Finally, imagine that an individual enters a bakery run by a homosexual man. The individual then orders a cake for a celebration. When asked what the celebration is about, the individual tells the homosexual owner that he (the individual) is celebrating the suicide of his “degenerate homosexual son”. Now again, though abhorrent, purchasing a cake for such a reason is perfectly legal, and so would secularists and progressives defend the right of the individual to force the homosexual cake shop owner to make the cake or be fined? Again, I doubt it.

And so, my worry is that the secular left is applying its “discrimination” outrage selectively, and if the shoe was on the other foot, the secular left would be screaming just as much as Christians are today. Now there is nothing surprising about this fact, as groups that are in power normally use that power to assert their worldview and way of existence, which is what the left is doing today, at least culturally. But we should not pretend that the secular Left is after “equality” or “fairness” in these cases. It is about power and worldview dominance, as it always has been, and as it always will be.

And note that while all these examples are horrid and even morbid, that is the point; they are the extreme examples which show us whether our principles are actually consistent and being applied fairly, or whether they are just tools for greater social and cultural power.

But in the end, what this whole discussion shows us is that a nation cannot survive as a nation when large chunks of its population are utterly divided about fundamental moral, social, and worldview issues. And so, in my view, the solution to this problem is not more laws, but an amicable separation. Let the secularists and progressives go their way, and the Christians and conservatives go their way. Either de facto or de jure separation. That is the only solution that will bring a lasting peace to the culture war, as well as the only likely solution that will keep the culture war from going hot.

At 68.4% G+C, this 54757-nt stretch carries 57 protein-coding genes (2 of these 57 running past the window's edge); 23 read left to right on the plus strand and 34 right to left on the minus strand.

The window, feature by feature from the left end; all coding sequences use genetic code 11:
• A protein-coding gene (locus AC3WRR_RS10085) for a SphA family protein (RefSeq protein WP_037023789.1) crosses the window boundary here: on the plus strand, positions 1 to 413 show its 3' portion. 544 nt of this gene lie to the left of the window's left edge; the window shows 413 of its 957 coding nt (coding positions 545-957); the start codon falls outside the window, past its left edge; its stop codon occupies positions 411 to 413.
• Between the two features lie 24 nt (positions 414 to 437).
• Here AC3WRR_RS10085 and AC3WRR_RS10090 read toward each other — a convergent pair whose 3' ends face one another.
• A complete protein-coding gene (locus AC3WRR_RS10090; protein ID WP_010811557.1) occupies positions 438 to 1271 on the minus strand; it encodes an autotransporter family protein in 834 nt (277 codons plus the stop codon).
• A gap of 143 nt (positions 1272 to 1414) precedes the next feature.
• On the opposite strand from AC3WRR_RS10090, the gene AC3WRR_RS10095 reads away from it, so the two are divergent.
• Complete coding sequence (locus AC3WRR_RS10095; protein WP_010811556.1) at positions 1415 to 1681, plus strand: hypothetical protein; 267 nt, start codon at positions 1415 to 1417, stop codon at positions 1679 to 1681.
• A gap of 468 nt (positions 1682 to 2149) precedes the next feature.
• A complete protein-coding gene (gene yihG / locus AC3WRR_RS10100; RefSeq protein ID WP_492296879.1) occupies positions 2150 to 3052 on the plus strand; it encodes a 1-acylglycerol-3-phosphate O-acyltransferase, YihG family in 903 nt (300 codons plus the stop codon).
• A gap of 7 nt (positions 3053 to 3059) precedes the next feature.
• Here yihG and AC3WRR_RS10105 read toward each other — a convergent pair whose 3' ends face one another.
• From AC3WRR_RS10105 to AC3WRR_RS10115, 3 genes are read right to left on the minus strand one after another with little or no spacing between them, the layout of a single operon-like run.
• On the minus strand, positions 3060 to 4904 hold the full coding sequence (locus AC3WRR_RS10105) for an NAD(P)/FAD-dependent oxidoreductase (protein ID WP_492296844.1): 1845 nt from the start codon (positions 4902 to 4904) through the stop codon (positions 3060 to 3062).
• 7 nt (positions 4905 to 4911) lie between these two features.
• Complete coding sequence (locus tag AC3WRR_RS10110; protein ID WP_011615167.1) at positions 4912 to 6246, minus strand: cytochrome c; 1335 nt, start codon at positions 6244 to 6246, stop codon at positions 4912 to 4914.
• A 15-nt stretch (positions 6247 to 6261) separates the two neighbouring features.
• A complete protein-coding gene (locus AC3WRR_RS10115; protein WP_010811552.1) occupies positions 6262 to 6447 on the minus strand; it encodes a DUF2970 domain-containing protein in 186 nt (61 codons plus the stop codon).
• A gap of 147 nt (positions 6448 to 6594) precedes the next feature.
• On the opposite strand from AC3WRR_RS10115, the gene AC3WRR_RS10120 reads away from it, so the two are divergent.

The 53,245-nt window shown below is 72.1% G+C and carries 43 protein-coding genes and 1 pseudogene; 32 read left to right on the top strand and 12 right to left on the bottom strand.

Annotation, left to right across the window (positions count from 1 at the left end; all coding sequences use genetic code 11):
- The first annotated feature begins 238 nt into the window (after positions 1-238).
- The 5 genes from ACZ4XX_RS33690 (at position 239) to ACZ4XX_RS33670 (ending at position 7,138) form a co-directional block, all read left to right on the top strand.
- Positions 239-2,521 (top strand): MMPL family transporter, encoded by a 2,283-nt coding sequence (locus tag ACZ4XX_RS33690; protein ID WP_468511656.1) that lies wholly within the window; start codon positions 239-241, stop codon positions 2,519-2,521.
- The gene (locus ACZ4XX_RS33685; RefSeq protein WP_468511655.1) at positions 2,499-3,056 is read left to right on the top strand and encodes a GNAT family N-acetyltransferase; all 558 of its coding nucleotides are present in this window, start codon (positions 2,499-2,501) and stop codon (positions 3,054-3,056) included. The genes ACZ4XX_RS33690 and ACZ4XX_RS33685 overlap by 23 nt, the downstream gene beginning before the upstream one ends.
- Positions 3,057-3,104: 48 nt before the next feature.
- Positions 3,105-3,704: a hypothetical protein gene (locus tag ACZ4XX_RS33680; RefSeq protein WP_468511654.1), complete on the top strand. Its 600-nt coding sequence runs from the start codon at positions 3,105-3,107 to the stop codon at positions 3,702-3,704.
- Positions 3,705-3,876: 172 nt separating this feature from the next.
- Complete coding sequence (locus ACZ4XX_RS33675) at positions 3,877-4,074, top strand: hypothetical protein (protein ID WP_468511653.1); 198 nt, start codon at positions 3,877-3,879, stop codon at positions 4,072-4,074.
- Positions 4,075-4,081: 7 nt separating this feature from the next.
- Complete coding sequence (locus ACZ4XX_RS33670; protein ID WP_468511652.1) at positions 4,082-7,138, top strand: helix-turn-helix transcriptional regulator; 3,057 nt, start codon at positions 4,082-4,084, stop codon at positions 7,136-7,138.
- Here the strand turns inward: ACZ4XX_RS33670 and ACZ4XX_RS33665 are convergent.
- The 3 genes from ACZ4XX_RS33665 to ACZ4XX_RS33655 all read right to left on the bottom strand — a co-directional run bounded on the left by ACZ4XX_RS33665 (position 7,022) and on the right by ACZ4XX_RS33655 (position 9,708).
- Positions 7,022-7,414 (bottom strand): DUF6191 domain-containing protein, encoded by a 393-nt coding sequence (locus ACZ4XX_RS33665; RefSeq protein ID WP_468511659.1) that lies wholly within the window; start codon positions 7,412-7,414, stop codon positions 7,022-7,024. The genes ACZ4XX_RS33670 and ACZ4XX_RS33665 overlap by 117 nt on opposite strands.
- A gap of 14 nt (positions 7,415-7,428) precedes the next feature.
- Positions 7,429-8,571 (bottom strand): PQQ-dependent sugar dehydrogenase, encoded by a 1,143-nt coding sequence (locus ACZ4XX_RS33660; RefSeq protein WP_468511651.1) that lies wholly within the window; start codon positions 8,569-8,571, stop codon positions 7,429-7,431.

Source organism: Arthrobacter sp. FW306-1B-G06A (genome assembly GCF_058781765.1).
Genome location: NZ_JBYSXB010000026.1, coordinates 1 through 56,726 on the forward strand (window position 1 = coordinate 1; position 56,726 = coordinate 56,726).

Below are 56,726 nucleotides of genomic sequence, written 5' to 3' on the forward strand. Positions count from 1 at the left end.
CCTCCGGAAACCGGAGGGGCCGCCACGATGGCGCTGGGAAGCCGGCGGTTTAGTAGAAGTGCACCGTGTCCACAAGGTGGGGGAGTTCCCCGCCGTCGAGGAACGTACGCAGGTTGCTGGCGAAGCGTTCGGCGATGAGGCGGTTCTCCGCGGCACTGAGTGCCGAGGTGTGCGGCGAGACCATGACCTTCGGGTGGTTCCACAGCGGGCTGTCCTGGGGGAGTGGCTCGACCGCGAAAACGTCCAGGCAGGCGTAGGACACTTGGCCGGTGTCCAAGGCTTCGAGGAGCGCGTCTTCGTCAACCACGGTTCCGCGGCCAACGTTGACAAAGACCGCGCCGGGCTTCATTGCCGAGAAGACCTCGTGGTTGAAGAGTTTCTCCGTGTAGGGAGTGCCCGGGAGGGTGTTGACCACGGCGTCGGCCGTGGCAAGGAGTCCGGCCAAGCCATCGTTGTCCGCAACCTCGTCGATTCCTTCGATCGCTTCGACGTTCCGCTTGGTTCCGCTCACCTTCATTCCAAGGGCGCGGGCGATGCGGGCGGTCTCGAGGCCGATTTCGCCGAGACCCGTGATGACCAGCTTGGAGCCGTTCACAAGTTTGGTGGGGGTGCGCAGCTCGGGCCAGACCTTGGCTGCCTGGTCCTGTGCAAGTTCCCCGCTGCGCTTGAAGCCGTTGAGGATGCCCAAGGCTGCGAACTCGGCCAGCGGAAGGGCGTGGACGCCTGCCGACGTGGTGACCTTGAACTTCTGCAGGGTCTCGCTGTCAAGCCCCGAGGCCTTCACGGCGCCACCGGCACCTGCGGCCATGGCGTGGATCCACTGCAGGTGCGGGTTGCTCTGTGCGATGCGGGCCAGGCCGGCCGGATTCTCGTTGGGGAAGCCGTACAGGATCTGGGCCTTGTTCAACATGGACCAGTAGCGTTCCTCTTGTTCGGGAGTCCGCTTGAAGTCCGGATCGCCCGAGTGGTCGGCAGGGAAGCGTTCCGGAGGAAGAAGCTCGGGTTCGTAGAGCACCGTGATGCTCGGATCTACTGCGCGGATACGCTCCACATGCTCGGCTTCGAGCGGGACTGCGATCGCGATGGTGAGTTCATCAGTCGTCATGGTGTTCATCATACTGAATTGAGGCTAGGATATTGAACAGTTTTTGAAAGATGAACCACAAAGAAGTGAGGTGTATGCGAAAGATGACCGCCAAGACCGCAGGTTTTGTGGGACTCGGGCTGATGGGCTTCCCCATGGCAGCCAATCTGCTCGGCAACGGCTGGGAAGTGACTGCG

The fact is–and as I stated–a good case can be made that these issues are just about power and cultural dominance, not fairness or equality. And that is fine, because that is how humans and human groups operate. But if that is the case, then either expect the culture wars to keep swirling out of control, or expect one side to beat the other, whether physically or not.


Commentator Joe responds to my post. His comments are in bold.



In my view, your reply simply reinforces what I have been saying all along: namely, that when the shoe is on the other foot, secularists and progressives will somehow find an ‘exception’ to their principles in these cases. And your comments are a strong testament to the truth of that claim. Observe…

You said:

“Ok, Scenario 1: Christians aren’t a marginal, persecuted group. They are actively persecuting a gay person, wether [sic] it’s consensual or not. Also, by extension, they are being offensive to the owners, who are gay.”

First, it is not so easy to make broad and sweeping generalizations about marginalization and persecuted groups. After all, how a person looks at the matter changes the perspective on whether a group is marginalized or persecuted. For example, if we are looking globally, then a good case can be made that Christians are one of the most widely persecuted and marginalized groups on the planet. Now, maybe they are not marginal in the United States, but this also depends on time and place. For example, are orthodox Christians living in San Francisco or other liberal bastions marginalized in those areas? A case could be made that they are. Furthermore, it is a bit of a stretch to claim that homosexuals are a marginal and persecuted group today. They may have been a number of years ago, but today homosexuality is downright glorified and celebrated in many parts of the Western world, so the marginalization claim is questionable at best. Finally, using “marginalization” and “persecution” as your criteria for allowing discrimination is a dangerous game; after all, how is marginalization objectively defined so that it can be used in law? Who gets to decide what marginalization is? There are serious questions that must be answered before allowing ‘marginalization’ to be the basis of discrimination.

Second, if marginalization and persecution are your criteria, then simply change the Christians in the scenario to Muslims or a small sect of some religion that has been marginalized and persecuted in the past. Does their request now suddenly become permissible because they too are a marginalized and persecuted group? Is it now the case that the homosexual Bed & Breakfast owners can no longer discriminate against them? Obviously, it is absurd to say that they could discriminate in one case but not another, and yet that is exactly what your statement entails. Ergo, your criteria for allowing discrimination—namely, being a marginalized and discriminated against group—is absurd. Furthermore, I thought this whole issue was about “equality” and “fairness”, but that would include equality and fairness to non-marginalized and non-discriminated against groups; but you seem to imply that being unfair is such groups is just fine…which is an interesting and illiberal way to go, to say the least.